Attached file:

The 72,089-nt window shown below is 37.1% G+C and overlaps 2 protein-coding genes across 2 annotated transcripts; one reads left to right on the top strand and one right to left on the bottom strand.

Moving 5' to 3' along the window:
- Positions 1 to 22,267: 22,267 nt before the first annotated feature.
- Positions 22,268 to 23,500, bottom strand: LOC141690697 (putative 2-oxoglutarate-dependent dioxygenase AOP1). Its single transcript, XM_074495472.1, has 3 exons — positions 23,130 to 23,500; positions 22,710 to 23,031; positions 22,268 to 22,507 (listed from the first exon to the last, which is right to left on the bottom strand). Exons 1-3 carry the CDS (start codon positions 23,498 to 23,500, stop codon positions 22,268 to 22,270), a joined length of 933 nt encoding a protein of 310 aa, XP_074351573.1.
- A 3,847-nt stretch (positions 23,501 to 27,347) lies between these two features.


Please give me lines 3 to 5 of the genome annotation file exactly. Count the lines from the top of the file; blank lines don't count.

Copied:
- Positions 1 to 22,267: 22,267 nt before the first annotated feature.
- Positions 22,268 to 23,500, bottom strand: LOC141690697 (putative 2-oxoglutarate-dependent dioxygenase AOP1). Its single transcript, XM_074495472.1, has 3 exons — positions 23,130 to 23,500; positions 22,710 to 23,031; positions 22,268 to 22,507 (listed from the first exon to the last, which is right to left on the bottom strand). Exons 1-3 carry the CDS (start codon positions 23,498 to 23,500, stop codon positions 22,268 to 22,270), a joined length of 933 nt encoding a protein of 310 aa, XP_074351573.1.
- A 3,847-nt stretch (positions 23,501 to 27,347) lies between these two features.